Ireland, the familiar final enemy of the French quest for Six Nations glory | Six Nations

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Aat least all fans of France will be able to witness this year’s late-night ending at the Six Nations from the comfort of their own homes – alas, not in Paris curfew bars – rather than facing the desolate journey of the Stade de France at 11 p.m. local time. But an echo stage, after the watershed, beyond the Peripheral, is just the kind of final that all of our sports have been doomed to lately.

At least we are guaranteed some meaning in the disrupted 2020 Championship final match between France and Ireland – and we’ll know how much depending on England’s previous result and score in Rome. Chances are, the mission for both sides will be to win and to win well. In theory, bonus point apologists would say, this will make a great game.

Further support for this prediction comes in the immediate form of contenders, albeit limited to proof of one match each. Both teams are making a forced change to their starting XVs, with Arthur Vincent coming for France to replace Teddy Thomas and Robbie Henshaw for Ireland after Garry Ringrose broke his jaw against Italy last week.

Ireland’s seven-try victory in Dublin was the only standout game in the Six Nations’ fourth round. The extra point harvested there is what gives Ireland the edge over France and England in the bonus point lottery, with Andrew Conway’s late scoring against Wales in Dublin meeting the arbitrary standard. of a fourth attempt. France and England could only achieve three respective victories against the Welsh.

Ireland also retains a significant advantage in the age-old and perfectly reasonable standard by which to reward effort: points difference. This means that victory alone may be enough for them, even if England registers the expected bonus point in victory against Italy.

Granted, Ireland’s mission looks cleaner – and their odd habit of building towards the scores they need makes it eminently achievable. Cian Healy will win his 100th cap and is part of an Irish squad that seems familiar and experienced where it counts. Henshaw’s introduction hardly weakens them, while at No.8 and half-back the Irish are in the hands of the toughest old pros.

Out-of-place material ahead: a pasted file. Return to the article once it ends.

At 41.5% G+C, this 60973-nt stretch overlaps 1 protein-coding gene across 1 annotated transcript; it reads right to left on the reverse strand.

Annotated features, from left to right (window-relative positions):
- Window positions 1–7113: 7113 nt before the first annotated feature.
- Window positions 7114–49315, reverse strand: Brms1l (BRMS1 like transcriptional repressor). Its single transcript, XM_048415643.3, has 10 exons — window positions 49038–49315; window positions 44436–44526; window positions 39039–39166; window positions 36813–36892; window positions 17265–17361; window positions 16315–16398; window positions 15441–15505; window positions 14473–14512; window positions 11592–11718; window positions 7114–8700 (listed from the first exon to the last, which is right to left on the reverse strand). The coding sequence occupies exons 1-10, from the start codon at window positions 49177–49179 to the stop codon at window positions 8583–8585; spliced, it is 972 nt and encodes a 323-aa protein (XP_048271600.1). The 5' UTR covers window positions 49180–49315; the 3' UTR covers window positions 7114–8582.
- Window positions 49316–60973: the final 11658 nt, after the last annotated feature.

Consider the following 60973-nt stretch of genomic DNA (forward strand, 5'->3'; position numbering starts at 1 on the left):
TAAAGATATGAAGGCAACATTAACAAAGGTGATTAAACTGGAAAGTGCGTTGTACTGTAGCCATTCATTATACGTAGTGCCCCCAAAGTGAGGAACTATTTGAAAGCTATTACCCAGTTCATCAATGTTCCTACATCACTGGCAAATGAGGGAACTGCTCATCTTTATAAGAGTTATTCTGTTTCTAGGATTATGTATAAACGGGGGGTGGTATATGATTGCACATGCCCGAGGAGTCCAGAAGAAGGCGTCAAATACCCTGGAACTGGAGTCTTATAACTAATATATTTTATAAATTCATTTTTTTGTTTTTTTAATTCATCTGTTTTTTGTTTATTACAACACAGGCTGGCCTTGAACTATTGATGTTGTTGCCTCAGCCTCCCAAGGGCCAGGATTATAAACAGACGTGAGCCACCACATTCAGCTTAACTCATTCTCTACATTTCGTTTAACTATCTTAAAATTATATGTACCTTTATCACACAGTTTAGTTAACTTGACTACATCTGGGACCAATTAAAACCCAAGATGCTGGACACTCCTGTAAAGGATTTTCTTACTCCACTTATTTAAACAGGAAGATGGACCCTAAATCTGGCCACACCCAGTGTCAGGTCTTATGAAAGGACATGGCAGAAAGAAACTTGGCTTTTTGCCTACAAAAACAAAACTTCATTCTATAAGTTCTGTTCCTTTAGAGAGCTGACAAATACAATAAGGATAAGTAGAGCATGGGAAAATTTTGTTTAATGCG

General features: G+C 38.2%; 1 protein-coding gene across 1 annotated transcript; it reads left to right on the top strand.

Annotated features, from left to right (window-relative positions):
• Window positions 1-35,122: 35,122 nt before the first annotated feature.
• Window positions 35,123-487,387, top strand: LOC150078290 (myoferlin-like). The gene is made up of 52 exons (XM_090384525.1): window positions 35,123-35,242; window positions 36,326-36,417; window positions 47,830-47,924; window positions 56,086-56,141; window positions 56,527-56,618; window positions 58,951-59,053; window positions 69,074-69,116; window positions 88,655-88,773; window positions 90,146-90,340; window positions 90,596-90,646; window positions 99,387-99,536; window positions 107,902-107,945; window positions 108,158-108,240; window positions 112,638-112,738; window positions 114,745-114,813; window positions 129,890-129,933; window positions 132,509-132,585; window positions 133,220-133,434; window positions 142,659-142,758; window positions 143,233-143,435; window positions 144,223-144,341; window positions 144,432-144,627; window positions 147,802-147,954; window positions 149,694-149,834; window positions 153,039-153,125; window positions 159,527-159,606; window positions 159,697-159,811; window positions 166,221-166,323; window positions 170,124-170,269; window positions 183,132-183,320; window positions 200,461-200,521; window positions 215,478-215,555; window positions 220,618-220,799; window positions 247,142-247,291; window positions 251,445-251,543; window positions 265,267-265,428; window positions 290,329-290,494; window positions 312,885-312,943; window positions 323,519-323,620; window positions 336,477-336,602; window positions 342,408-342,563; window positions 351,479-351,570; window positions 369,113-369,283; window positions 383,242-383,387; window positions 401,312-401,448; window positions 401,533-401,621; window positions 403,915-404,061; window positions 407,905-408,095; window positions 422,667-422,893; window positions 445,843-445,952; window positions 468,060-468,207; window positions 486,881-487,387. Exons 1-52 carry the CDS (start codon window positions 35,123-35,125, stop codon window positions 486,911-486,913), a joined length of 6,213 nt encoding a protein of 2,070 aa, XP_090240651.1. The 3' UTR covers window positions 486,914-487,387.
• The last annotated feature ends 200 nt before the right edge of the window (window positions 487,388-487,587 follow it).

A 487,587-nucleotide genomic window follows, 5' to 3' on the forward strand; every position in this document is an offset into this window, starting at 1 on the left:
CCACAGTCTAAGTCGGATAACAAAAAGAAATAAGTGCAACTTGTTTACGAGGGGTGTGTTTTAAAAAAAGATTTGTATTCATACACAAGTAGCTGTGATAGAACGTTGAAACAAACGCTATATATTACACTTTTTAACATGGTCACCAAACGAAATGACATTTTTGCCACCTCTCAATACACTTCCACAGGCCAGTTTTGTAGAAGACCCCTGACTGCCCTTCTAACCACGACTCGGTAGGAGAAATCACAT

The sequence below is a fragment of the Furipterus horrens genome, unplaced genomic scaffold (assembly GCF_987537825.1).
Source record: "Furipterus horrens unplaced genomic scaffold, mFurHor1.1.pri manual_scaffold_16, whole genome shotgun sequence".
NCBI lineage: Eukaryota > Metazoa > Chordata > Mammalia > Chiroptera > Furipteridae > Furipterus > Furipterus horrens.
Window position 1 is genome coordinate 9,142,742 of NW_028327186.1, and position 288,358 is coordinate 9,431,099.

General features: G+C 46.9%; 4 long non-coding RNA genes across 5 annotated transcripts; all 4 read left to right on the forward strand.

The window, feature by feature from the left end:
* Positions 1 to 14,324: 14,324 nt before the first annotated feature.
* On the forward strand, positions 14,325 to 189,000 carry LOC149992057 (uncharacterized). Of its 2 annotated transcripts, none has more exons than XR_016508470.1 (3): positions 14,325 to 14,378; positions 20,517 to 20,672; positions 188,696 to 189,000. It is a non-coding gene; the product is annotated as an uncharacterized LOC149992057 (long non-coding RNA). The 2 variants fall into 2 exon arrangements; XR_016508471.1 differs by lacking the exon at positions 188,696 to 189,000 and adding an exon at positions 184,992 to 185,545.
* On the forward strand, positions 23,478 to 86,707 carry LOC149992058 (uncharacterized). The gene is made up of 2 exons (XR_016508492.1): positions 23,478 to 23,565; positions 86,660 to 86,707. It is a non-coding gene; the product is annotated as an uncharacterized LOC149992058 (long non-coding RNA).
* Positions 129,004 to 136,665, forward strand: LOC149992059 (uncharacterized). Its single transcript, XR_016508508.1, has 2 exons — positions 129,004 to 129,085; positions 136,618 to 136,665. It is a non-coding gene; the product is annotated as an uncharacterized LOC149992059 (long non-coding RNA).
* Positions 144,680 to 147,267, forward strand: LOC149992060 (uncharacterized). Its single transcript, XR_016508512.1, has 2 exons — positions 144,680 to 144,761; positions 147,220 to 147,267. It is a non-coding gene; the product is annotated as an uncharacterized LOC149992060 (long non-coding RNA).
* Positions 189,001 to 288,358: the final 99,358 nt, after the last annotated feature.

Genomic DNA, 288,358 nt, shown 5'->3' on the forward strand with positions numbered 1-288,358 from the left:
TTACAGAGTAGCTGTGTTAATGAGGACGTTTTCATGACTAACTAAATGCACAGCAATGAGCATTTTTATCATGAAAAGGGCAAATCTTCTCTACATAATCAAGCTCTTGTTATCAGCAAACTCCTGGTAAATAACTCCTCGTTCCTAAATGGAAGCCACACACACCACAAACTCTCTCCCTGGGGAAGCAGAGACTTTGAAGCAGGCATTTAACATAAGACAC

Who shines the spotlight on France. They haven’t always liked it but, other than a predictable flop at Murrayfield in the fourth round, they have been the stars of this championship so far. Their first home victory against England, as Stade de France rocked as it will not be this weekend, set the tone. The precision of their half-backs unlocked the World Cup finalists and the stubbornness of Shaun Edwards’ latest masterpiece of defensive organization has hinted at new depths for the French. The story that unfolded in Cardiff in the third round had the same theme, as did last week’s warm-up victory over the same in Paris.

Caelan Doris dodges challenges in Ireland’s 50-17 win over Italy. Photographie: Brendan Moran / Sportsfile / Getty Images

From now on, France will be put to the test by familiar enemies under extraordinary circumstances. They haven’t given much thought to these opponents in particular lately, beating Ireland just once in the last nine. If they can negotiate the demand for a victory and by enough to win the title, we will have a new proposal in this latest generation of Les Bleus, fit to host the next World Cup, in three years, where hopefully , the circumstances will have returned to something. as usual.

Fabien Galthié, France’s final roll of the dice as head coach, certainly tried to harness the energies of the extraordinary in a moving appeal to his locked nation on the eve of the game. “We are no strangers to what is going on around us,” he said, “with people, friends, loved ones, artisans, farmers, caregivers who are on the verge of suffering. We have nothing to complain about playing in an empty stadium, because we know that behind this empty stadium, there are millions of supporters who will grow up with the France team, while waiting for a moment of communion, to be happy with them. Our hearts go out to the children who cannot play, to all the amateur rugby clubs who cannot play. We want to tell them to hold on. We will play for them. It is this message that drives us. “

If France can play with as much emotion as Galthié speaks, there may still be a twist in the extraordinary season of rugby.

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